"Leg blanks? How thick do you need it?"
"Around 2 inches rough"
"No...I got a 10 foot slab of  cherry 3 thick and 10 wide. Will that do it?"

And so I purchased a huge ass slab of wood that will give me hernia problems when I hit 40.

The first thing I did when I got the lumber was to pick out boards that were clear of knots, straight grained, and mostly flat. Unfortunately there were very few boards like that. What boards I did pick, I cut out drawer fronts, sides, and tops from. But because I used most of the flat and clear pieces of cherry for the coffee table I built, I had to go back to the lumber stacks and pick out some pretty crazy looking pieces of cherry that had some serious cupping.

The Legs

After I got my parts cut out, I started work on the legs. I'm not sure if you've had the pleasure of ripping 10 feet of 3 inch thick cherry, but it's the kind of pleasure that you want to reserve solely for a tablesaw or bandsaw. And because of the small, small size of my shop, I had neither. Just a lowly 700mm bowsaw with a 5 tpi web. After I cut the leg blanks out of the slab, I started work on them.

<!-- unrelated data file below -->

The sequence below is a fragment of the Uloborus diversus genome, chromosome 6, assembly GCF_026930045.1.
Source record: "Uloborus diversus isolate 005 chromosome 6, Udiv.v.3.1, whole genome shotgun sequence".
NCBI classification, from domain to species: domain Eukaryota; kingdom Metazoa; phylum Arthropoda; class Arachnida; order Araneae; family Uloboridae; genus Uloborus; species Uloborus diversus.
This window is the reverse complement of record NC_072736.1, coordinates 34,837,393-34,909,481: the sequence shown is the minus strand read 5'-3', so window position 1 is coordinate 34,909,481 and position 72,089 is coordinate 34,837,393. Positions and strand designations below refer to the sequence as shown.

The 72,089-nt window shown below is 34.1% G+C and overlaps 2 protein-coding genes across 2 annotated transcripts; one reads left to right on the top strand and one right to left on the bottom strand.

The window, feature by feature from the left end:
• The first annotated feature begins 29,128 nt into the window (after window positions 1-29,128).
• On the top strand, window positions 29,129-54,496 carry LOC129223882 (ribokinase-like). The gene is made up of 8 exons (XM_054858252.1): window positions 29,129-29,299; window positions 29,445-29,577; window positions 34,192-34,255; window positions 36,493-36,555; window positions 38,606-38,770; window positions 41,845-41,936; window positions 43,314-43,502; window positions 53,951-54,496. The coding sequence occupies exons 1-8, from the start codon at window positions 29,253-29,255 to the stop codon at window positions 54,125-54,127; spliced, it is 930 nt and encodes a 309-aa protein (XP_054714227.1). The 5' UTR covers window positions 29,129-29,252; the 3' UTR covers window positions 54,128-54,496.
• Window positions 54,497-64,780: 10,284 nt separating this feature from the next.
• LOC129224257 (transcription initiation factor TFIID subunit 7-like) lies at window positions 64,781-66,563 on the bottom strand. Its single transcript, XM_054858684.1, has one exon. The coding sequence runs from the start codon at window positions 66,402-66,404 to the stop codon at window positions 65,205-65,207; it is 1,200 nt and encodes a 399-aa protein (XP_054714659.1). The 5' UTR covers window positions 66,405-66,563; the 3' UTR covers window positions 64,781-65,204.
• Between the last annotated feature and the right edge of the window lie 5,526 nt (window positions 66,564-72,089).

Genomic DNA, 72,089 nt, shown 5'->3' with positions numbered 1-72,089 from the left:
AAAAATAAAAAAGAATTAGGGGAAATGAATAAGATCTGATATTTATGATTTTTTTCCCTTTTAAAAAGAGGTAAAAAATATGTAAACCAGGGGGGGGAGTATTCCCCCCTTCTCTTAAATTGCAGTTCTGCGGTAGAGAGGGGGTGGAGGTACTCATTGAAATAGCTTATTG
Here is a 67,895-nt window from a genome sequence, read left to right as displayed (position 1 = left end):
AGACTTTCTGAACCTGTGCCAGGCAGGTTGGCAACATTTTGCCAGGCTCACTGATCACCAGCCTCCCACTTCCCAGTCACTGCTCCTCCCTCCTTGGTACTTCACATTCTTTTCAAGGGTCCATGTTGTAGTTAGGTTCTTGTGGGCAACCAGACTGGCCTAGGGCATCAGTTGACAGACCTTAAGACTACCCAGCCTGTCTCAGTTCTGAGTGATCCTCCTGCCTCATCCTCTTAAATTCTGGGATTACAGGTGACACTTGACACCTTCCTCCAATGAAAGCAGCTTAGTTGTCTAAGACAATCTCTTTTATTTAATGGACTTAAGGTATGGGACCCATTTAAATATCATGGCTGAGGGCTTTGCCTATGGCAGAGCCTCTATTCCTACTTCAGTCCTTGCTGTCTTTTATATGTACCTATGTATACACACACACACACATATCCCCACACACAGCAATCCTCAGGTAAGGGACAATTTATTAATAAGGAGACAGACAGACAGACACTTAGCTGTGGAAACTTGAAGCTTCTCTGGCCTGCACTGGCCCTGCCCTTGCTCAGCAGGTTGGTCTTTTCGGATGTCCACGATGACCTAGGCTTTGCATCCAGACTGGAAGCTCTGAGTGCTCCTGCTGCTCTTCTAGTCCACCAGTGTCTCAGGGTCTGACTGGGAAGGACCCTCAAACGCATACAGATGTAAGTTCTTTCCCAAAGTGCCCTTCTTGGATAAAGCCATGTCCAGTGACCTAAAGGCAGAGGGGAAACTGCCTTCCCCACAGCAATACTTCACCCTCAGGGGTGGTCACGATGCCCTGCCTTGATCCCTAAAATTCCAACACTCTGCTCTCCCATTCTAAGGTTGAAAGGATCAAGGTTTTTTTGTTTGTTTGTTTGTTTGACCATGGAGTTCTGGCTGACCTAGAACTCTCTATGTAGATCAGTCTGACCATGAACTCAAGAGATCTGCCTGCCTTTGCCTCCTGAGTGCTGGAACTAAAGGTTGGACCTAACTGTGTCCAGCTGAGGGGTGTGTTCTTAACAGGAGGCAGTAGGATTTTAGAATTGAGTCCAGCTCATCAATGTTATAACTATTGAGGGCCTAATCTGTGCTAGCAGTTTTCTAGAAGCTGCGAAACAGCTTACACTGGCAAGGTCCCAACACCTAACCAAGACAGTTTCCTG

After mortising


The tapers were done by using a drawknife to hog off waste. For something like this, though, there was a lot of material to take off. A hatchet or ax may have been a better choice. Mortises were cut with a 3/8" Narex mortising chisel which was a godsend.  It's unique in that it's trapezoidal in cross section which allows you to better steer the chisel which is exactly what I needed in the wild figured cherry. The case sides are fairly wide, and more than likely the original side was one piece of black walnut, so to accommodate wood movement, I chopped the top mortise as the fitted mortise and left the bottom two a little longer than needed for their tenons and left them unglued. The reason is simple: if the wood attempts to contract, it'll be able to shrink on its lower half, and if it attempts to expand, it can do so on its lower half. Had I fitted the tenons tightly to the mortises and glued all three, when the side would try to expand or contract, it would split the sides.